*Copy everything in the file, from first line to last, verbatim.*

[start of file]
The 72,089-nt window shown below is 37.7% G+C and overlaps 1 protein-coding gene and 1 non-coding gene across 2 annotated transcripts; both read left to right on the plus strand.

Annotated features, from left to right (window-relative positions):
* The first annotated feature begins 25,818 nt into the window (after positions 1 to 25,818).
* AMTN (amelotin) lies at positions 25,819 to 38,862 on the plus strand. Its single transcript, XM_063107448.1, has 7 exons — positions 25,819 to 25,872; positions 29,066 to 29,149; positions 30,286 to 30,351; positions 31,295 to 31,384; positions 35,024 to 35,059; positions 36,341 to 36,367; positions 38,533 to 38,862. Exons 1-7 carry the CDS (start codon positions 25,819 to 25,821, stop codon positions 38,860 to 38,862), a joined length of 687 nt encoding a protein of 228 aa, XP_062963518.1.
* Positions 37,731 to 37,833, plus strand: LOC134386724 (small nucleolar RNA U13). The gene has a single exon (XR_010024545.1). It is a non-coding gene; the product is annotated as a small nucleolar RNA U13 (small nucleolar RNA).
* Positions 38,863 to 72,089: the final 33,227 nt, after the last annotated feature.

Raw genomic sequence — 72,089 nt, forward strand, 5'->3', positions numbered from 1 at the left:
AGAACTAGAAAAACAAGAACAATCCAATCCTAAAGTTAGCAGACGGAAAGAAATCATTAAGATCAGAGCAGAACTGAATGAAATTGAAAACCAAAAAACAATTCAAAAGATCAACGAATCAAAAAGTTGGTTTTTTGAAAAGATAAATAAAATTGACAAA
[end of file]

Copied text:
The 72,089-nt window shown below is 37.7% G+C and overlaps 1 protein-coding gene and 1 non-coding gene across 2 annotated transcripts; both read left to right on the plus strand.

Annotated features, from left to right (window-relative positions):
* The first annotated feature begins 25,818 nt into the window (after positions 1 to 25,818).
* AMTN (amelotin) lies at positions 25,819 to 38,862 on the plus strand. Its single transcript, XM_063107448.1, has 7 exons — positions 25,819 to 25,872; positions 29,066 to 29,149; positions 30,286 to 30,351; positions 31,295 to 31,384; positions 35,024 to 35,059; positions 36,341 to 36,367; positions 38,533 to 38,862. Exons 1-7 carry the CDS (start codon positions 25,819 to 25,821, stop codon positions 38,860 to 38,862), a joined length of 687 nt encoding a protein of 228 aa, XP_062963518.1.
* Positions 37,731 to 37,833, plus strand: LOC134386724 (small nucleolar RNA U13). The gene has a single exon (XR_010024545.1). It is a non-coding gene; the product is annotated as a small nucleolar RNA U13 (small nucleolar RNA).
* Positions 38,863 to 72,089: the final 33,227 nt, after the last annotated feature.

Raw genomic sequence — 72,089 nt, forward strand, 5'->3', positions numbered from 1 at the left:
AGAACTAGAAAAACAAGAACAATCCAATCCTAAAGTTAGCAGACGGAAAGAAATCATTAAGATCAGAGCAGAACTGAATGAAATTGAAAACCAAAAAACAATTCAAAAGATCAACGAATCAAAAAGTTGGTTTTTTGAAAAGATAAATAAAATTGACAAA